Once off the train, I made my way back to the sixth wagon where Ulugbek awaited me. I looked for him, but he spotted me first. “Anechka!”
We hugged and made our way to the taxi stand, sizing one another up after the last four years. Oh, Ulugbek! This is such a strange and heartening friendship (no comments from the peanut gallery).
He was fifteen when we met, and would turn twenty in a few days. Good word, he’s known me almost a quarter of his life. We became friends when my tour groups stayed at Lyabi Haus, his parent’s guesthouse, in 2000. I made sure to book in there as early as possible, as Bukhara wasn’t the same for me anywhere else. I didn’t notice him at first, but a woman who worked at the hotel tired of practicing Russian with me and soon pushed me off onto Ulugbek. Indeed, I was much more interesting for him than for her.
He was learning English and when he wasn’t helping out with the guesthouse, he studied all the time. He was fun, but fairly serious, and had a protective streak that I appreciated. I loved his family as much as I did Ulugbek, and when the two tour days in Bukhara passed and it came time to leave Bukhara for Samarkand, I was always miserable. Every two weeks, by the clockwork of the tour schedule, I got sick and depressed in Samarkand, which only subsided when I returned to my friends in Tashkent.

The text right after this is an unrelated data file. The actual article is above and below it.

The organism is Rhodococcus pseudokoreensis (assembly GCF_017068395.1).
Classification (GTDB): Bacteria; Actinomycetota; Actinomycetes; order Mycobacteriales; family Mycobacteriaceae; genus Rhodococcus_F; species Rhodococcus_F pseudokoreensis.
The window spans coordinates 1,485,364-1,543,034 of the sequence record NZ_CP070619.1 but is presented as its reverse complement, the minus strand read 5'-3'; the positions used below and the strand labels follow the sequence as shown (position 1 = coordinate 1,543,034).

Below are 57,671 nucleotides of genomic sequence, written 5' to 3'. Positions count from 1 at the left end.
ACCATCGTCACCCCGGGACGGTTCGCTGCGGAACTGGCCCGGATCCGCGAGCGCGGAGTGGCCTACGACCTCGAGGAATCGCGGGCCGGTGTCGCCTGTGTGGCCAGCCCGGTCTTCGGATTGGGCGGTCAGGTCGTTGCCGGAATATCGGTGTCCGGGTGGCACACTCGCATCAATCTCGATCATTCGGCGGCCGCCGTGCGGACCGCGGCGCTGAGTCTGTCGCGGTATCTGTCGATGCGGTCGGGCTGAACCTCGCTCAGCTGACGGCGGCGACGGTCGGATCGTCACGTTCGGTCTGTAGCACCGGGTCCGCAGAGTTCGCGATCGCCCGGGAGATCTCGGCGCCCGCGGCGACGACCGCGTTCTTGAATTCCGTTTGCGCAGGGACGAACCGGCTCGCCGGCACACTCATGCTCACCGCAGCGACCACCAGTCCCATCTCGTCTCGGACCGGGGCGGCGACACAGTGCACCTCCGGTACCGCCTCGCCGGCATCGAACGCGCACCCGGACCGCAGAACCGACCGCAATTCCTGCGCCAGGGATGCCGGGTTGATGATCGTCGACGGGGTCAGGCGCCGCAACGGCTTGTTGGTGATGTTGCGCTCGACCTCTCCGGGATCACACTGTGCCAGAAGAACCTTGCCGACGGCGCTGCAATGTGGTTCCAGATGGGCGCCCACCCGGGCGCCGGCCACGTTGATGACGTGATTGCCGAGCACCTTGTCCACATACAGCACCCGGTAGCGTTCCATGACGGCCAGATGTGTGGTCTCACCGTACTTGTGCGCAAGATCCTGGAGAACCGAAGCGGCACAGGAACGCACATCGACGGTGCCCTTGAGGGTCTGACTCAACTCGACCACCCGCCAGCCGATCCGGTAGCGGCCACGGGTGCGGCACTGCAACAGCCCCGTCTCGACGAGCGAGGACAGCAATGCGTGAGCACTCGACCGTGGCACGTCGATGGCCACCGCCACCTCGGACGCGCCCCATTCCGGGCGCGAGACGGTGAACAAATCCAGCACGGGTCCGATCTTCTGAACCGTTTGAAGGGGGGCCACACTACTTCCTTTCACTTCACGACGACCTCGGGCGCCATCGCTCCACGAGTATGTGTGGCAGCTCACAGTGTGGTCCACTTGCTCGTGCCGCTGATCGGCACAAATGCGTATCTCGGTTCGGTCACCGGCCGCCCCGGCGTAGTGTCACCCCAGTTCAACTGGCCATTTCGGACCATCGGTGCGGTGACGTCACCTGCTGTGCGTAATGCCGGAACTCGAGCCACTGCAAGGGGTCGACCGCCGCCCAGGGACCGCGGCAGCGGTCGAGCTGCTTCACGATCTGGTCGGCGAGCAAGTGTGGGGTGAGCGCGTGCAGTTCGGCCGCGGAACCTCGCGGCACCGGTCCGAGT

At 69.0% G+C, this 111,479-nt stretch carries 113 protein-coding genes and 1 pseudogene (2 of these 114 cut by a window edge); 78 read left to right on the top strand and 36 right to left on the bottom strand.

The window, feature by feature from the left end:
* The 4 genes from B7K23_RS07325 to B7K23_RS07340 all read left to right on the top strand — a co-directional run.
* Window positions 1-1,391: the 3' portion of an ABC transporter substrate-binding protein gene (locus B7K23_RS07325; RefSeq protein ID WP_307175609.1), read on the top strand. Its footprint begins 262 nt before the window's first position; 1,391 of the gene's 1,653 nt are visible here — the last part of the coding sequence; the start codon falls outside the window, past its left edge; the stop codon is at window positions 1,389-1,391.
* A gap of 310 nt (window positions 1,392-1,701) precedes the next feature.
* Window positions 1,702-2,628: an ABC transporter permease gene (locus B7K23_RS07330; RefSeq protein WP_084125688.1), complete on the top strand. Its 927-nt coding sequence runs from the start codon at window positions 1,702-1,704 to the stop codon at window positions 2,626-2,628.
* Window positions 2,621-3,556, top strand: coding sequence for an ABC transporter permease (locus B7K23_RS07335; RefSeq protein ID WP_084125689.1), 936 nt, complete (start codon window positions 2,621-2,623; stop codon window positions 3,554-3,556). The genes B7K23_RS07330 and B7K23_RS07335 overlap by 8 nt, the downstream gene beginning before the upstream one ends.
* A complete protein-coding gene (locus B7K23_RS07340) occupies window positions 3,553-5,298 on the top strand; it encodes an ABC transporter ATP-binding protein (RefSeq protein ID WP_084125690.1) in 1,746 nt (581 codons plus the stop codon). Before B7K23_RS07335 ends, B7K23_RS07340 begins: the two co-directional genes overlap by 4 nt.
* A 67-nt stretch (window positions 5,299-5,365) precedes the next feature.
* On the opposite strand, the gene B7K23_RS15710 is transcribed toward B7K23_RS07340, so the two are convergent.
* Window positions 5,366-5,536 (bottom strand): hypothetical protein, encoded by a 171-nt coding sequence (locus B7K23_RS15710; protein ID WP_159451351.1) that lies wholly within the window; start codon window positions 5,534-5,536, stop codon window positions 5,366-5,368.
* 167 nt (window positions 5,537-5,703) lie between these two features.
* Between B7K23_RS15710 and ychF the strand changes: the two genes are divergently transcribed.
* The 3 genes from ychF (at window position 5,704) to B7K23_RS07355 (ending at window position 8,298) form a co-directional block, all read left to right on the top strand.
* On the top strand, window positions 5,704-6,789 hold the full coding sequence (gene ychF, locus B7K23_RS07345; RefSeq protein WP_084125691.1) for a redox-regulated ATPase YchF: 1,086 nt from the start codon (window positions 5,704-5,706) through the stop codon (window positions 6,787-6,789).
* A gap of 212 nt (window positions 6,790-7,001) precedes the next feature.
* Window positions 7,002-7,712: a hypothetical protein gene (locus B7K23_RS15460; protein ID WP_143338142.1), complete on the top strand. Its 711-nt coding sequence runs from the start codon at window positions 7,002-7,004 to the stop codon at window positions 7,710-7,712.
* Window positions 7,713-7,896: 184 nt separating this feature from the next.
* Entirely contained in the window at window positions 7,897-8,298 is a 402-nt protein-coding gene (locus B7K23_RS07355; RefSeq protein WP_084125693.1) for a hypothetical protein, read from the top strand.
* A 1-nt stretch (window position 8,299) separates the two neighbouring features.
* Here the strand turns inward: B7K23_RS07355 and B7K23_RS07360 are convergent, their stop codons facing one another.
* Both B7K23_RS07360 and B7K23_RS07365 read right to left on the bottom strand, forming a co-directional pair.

Ulugbek appreciated me. His generous attention and sincerity made me awkwardly aware of how pathetic my boyfriend was. That with a fifteen-year-old I felt more alive than my boyfriend finally shocked me awake. The boyfriend was not what I wanted and, by god (or by Ulug), I finally realized, he was never going to become what I wanted. The better I knew him, in fact, the less I liked. Ulugbek didn’t know or care these details, but was well aware that Mario had nothing on him. Ulug moved right in on the girlfriend of a guy twice his age. How could I not adore such chutzpah?
What impressed me even more about Ulugbek is that he remained friends with me after his dramatic attempt to be more than friends failed (an excellent story not fit for print). He remained civilized and even kept in touch by email. We weathered another disaster when he studied in London and I grew so worried about him there that I contacted his parents. It took a year, but he forgave me that too. And now, here we were again in Bukhara.